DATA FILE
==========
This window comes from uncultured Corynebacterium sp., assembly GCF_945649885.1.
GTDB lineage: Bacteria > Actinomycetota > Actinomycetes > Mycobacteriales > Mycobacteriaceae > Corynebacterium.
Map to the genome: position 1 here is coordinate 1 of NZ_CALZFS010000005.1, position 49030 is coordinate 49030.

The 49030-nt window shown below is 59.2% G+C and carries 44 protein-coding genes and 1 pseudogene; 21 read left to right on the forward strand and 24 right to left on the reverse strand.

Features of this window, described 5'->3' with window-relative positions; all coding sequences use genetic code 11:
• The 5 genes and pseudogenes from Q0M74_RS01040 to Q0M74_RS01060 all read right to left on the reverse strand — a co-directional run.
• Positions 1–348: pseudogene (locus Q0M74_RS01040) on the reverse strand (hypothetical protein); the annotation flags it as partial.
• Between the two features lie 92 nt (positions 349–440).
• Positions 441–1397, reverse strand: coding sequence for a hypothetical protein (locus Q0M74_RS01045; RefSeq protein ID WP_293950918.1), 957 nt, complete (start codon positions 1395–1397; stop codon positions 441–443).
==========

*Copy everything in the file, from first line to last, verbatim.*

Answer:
This window comes from uncultured Corynebacterium sp., assembly GCF_945649885.1.
GTDB lineage: Bacteria > Actinomycetota > Actinomycetes > Mycobacteriales > Mycobacteriaceae > Corynebacterium.
Map to the genome: position 1 here is coordinate 1 of NZ_CALZFS010000005.1, position 49030 is coordinate 49030.

The 49030-nt window shown below is 59.2% G+C and carries 44 protein-coding genes and 1 pseudogene; 21 read left to right on the forward strand and 24 right to left on the reverse strand.

Features of this window, described 5'->3' with window-relative positions; all coding sequences use genetic code 11:
• The 5 genes and pseudogenes from Q0M74_RS01040 to Q0M74_RS01060 all read right to left on the reverse strand — a co-directional run.
• Positions 1–348: pseudogene (locus Q0M74_RS01040) on the reverse strand (hypothetical protein); the annotation flags it as partial.
• Between the two features lie 92 nt (positions 349–440).
• Positions 441–1397, reverse strand: coding sequence for a hypothetical protein (locus Q0M74_RS01045; RefSeq protein ID WP_293950918.1), 957 nt, complete (start codon positions 1395–1397; stop codon positions 441–443).